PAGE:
SlideShare utilise les cookies pour améliorer les fonctionnalités et les performances, et également pour vous montrer des publicités pertinentes. Si vous continuez à naviguer sur ce site, vous acceptez l’utilisation de cookies. Consultez nos Conditions d’utilisation et notre Politique de confidentialité.
SlideShare utilise les cookies pour améliorer les fonctionnalités et les performances, et également pour vous montrer des publicités pertinentes. Si vous continuez à naviguer sur ce site, vous acceptez l’utilisation de cookies. Consultez notre Politique de confidentialité et nos Conditions d’utilisation pour en savoir plus.
Crea.ng Strong Communi.es* • Create an Architecture of ParDcipaDon – Start the conversaDon with code and great technology – Have frequent releases • Need to make it easy to join the conversaDon – Give people things to do – Build tutorials, documentaDon, books • Find and support your tribal leader(s) • Commiers need to be strong communicators with good conﬂict resoluDon skills • Be as transparent as possible – No internal mailing lists – Publish the bug database – Push everything to the edge * A Symbian Training Slide
A Failure to Communicate* • Not all developers are good communicators • Marketers sDll want to be in control – Remember you win by giving up control – Novell Hula failure (Keeping the “cool features” back to make a “big splash”) • Too easy to fall back into the old way of doing things • How do you know when you are successful? – Metrics are hard to gather • If you publish it the world will NOT beat a path to your door (Mozilla) • Not invented here and a second class community (OpenSolaris) • Holding back technology (Hula) • Holding back informaDon is a breach of trust * A Symbian Training Slide
Berkus’s Ten Steps to Destroy Your Community Diﬃcult Tools Poisonous People No DocumentaDon Closed Door MeeDngs Legalese, Legalese, Legalese Bad Liaison Governance ObfuscaDon Screw around with Licenses No Outside Commiers Be Silent
Symbian Founda.on Execu.on Code ﬂow and neutrality Eﬃciency and cost eﬀecDveness Membership culture Corporate culture
Symbian now … Not Open Source, just Open for Business We have received quesDons about the use of words “open”, “open source”, and about having a registraDon process before allowing access to the code. As we have consistently said, Nokia is making the Symbian plalorm available under an alternaDve, open and direct model, to enable us to conDnue working with the remaining Japanese OEMs and the relaDvely small community of plalorm development collaborators we are already working with. Through these pages we are releasing source code to these collaborators, but are not maintaining Symbian as an open source development project. Consistent with this, the Nokia Symbian License is an alternaDve license which provides an access to Nokia’s addiDonal Symbian development for parDes which collaborate with Nokia on the Symbian plalorm. Also consistently with the announcement, we are monitoring the registraDons and approving the aforemenDoned plalorm collaborators only. There is a backlog of registraDons which we are processing conDnuously. AddiDonally, Nokia is commied to supporDng applicaDon developers to leverage the conDnuing opportunity from Symbian and Qt, they can get that support, including development tools, documentaDon and other assistance from Forum Nokia. hp://bit.ly/ﬀcKZ9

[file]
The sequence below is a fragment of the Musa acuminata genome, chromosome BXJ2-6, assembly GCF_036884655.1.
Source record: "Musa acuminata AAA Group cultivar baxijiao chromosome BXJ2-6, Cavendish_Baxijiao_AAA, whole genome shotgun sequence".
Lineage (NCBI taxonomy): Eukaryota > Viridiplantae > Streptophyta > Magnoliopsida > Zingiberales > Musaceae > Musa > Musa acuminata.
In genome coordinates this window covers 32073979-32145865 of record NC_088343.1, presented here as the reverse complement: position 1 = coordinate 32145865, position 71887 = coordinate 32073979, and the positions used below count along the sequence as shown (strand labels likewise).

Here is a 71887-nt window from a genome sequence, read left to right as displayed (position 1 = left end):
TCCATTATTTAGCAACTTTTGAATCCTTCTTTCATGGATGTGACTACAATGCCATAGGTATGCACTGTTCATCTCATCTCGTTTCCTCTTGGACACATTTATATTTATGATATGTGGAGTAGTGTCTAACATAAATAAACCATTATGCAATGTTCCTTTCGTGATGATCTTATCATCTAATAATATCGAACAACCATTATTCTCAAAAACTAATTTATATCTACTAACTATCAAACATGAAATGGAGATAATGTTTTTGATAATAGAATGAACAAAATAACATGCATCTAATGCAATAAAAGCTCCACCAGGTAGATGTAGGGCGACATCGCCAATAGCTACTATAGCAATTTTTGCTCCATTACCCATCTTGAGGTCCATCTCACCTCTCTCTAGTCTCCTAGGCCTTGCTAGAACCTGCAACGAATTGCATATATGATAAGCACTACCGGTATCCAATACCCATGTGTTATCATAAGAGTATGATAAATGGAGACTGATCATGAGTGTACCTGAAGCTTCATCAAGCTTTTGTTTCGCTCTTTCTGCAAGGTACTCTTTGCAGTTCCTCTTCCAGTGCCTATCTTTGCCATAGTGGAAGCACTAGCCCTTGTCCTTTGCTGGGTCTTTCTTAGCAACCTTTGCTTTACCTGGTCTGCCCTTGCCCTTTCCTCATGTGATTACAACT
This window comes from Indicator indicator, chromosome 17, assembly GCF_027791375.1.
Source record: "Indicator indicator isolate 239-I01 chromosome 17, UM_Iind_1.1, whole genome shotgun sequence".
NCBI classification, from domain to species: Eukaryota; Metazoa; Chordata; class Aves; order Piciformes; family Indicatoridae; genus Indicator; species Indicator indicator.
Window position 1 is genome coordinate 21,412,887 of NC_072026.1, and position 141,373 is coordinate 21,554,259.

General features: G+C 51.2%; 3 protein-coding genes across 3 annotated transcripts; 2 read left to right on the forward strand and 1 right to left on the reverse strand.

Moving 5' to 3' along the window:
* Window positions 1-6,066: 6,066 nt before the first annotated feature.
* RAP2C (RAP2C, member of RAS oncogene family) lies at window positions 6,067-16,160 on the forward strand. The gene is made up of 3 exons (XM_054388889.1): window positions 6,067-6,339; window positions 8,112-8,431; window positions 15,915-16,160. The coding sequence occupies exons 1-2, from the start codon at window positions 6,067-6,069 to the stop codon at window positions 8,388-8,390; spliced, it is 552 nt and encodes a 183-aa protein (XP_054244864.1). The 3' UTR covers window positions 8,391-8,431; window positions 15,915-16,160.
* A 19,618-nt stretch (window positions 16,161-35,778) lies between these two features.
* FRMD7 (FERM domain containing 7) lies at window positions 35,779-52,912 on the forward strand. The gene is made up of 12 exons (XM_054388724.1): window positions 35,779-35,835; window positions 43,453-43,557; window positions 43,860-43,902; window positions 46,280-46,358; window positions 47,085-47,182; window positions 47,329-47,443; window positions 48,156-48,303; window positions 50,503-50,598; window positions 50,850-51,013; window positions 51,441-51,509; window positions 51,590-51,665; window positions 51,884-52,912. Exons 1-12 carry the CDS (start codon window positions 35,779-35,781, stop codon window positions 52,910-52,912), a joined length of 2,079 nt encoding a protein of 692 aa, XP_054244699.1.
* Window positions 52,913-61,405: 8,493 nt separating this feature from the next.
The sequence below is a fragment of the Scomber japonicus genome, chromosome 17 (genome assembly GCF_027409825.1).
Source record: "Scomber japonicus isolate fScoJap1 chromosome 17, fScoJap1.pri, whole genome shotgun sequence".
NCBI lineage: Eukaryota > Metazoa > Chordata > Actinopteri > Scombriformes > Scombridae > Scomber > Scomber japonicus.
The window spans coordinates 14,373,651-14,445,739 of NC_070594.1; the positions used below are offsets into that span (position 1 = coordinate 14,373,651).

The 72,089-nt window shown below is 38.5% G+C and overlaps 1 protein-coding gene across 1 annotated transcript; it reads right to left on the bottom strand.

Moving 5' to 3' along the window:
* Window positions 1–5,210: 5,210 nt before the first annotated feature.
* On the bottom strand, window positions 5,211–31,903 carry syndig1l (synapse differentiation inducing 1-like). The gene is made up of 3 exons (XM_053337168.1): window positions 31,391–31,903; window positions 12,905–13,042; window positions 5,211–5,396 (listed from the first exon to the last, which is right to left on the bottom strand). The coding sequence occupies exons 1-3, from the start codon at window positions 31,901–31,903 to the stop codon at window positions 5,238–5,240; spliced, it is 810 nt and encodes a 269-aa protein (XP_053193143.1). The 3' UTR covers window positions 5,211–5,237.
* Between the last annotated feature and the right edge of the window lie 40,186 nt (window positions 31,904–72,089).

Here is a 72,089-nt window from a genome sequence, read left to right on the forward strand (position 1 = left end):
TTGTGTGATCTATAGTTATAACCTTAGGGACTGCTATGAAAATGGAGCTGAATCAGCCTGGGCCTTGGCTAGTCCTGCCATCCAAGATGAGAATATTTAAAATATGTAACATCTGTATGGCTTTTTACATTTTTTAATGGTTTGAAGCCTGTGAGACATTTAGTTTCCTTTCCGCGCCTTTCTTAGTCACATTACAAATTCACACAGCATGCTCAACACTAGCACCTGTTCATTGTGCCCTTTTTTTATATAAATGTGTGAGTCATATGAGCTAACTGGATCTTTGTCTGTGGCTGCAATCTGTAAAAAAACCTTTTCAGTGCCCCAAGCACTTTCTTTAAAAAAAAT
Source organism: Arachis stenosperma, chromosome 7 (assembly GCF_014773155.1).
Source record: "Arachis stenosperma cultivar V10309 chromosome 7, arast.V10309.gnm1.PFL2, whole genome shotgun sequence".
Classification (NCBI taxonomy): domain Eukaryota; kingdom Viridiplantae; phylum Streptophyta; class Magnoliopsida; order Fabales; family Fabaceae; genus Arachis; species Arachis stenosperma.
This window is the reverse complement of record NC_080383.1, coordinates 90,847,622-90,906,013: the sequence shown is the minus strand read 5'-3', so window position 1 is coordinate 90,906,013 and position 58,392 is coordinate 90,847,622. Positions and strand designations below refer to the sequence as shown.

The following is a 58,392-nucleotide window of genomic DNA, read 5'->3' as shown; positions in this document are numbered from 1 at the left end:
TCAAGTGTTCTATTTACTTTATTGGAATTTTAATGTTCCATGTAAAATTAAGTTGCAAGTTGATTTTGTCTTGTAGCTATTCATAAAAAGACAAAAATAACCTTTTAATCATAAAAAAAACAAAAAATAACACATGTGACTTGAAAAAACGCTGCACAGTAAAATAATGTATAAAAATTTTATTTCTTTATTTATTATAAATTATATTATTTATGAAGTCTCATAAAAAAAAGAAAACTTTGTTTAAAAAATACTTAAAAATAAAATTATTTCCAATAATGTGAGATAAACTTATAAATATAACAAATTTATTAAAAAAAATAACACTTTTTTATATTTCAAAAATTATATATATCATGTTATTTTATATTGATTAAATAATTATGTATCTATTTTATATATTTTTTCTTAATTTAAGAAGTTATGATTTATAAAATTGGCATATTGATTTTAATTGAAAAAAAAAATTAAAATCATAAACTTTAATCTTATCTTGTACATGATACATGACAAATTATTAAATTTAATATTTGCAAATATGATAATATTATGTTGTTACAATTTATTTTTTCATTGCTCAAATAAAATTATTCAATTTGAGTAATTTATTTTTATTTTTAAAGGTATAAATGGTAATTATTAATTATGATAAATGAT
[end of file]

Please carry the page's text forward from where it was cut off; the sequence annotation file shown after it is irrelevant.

Ques.ons? Stephen R. Walli Technical Director, Outercurve FoundaDon hp://www.outercurve.org firstname.lastname@example.org hp://stephesblog.blogs.com (Once More unto the Breach) hp://www.networkworld.com/community/walli @stephenrwalli
Talk I gave at the Transfer Summit/UK conference: http://www.transfersummit.com/